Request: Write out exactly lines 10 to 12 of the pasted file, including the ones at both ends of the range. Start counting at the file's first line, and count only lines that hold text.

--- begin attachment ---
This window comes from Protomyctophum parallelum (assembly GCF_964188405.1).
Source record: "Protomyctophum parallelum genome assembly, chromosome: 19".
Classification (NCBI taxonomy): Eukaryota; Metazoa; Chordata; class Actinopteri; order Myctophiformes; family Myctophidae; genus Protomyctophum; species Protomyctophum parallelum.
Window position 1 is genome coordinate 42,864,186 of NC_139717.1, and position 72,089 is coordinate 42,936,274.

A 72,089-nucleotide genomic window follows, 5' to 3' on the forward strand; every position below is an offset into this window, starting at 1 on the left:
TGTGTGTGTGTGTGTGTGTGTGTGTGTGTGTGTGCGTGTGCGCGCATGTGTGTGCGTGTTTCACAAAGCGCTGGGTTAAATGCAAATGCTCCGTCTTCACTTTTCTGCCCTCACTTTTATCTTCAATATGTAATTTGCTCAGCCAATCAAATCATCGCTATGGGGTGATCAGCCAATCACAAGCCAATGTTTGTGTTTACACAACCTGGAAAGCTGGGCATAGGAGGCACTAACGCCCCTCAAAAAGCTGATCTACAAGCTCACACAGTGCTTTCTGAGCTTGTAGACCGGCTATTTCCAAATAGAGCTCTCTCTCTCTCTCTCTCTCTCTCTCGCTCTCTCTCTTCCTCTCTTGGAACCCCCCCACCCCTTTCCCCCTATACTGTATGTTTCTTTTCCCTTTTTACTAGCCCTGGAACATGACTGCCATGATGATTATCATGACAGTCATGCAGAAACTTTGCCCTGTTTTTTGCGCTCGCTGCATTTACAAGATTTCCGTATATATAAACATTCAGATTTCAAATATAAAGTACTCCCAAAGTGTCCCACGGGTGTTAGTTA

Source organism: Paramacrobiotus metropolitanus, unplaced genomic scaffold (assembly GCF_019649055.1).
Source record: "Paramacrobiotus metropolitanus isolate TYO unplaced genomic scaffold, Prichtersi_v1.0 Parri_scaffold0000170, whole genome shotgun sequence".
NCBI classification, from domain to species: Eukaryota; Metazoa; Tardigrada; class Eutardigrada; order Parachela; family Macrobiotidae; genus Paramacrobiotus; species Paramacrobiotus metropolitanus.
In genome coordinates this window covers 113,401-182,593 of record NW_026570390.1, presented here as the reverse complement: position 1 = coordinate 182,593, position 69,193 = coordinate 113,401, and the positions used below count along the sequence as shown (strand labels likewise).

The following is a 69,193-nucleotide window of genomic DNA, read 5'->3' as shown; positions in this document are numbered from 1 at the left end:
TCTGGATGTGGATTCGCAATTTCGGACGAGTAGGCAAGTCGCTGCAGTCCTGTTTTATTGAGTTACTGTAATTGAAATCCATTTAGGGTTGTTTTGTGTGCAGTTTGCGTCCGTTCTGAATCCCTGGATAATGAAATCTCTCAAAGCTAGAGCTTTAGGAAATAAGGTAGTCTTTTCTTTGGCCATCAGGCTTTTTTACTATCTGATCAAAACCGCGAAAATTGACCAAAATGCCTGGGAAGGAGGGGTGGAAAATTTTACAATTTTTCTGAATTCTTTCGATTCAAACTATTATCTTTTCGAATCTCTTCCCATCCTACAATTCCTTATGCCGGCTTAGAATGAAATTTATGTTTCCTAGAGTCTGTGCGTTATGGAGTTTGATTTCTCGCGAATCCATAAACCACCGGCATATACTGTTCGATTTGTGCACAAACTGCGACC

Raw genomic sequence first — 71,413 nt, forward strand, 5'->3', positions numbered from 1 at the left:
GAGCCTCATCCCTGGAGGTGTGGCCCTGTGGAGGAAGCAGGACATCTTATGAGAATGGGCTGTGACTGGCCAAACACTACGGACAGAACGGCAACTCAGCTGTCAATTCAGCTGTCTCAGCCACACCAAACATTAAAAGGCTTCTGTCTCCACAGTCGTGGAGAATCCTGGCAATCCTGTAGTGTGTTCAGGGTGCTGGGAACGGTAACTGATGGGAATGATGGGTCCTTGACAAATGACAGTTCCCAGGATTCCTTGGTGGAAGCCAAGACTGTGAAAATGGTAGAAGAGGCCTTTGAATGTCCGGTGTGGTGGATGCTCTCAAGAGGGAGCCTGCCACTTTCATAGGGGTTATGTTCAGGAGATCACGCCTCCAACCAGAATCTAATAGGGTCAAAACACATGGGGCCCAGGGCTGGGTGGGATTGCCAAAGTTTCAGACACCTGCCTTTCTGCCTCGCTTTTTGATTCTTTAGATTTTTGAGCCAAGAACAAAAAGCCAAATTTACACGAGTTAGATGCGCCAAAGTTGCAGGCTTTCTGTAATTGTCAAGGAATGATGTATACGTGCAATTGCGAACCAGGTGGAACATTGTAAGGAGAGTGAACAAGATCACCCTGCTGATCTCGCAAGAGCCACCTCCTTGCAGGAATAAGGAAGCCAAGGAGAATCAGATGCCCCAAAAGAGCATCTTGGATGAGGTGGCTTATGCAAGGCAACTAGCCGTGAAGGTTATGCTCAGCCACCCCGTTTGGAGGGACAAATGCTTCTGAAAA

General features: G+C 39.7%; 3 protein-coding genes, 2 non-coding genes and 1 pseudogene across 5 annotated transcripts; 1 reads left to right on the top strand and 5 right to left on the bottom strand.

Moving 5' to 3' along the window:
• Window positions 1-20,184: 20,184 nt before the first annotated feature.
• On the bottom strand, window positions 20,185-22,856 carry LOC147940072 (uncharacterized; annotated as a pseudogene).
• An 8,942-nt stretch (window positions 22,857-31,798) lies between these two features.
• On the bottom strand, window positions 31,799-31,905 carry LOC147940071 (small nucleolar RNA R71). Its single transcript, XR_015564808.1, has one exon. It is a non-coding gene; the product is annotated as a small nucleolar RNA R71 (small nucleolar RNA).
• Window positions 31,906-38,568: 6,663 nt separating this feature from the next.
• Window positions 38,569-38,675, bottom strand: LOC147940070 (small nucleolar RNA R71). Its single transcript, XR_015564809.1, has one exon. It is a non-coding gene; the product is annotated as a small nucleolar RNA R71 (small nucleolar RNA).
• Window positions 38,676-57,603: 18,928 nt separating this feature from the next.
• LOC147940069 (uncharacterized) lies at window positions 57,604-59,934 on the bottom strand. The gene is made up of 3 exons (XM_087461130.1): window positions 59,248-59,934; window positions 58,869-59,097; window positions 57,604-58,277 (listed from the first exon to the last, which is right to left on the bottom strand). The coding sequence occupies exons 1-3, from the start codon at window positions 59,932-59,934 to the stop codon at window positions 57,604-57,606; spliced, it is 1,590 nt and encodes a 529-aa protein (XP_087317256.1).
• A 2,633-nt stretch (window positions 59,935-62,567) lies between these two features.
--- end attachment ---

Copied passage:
In genome coordinates this window covers 113,401-182,593 of record NW_026570390.1, presented here as the reverse complement: position 1 = coordinate 182,593, position 69,193 = coordinate 113,401, and the positions used below count along the sequence as shown (strand labels likewise).

The following is a 69,193-nucleotide window of genomic DNA, read 5'->3' as shown; positions in this document are numbered from 1 at the left end:
TCTGGATGTGGATTCGCAATTTCGGACGAGTAGGCAAGTCGCTGCAGTCCTGTTTTATTGAGTTACTGTAATTGAAATCCATTTAGGGTTGTTTTGTGTGCAGTTTGCGTCCGTTCTGAATCCCTGGATAATGAAATCTCTCAAAGCTAGAGCTTTAGGAAATAAGGTAGTCTTTTCTTTGGCCATCAGGCTTTTTTACTATCTGATCAAAACCGCGAAAATTGACCAAAATGCCTGGGAAGGAGGGGTGGAAAATTTTACAATTTTTCTGAATTCTTTCGATTCAAACTATTATCTTTTCGAATCTCTTCCCATCCTACAATTCCTTATGCCGGCTTAGAATGAAATTTATGTTTCCTAGAGTCTGTGCGTTATGGAGTTTGATTTCTCGCGAATCCATAAACCACCGGCATATACTGTTCGATTTGTGCACAAACTGCGACC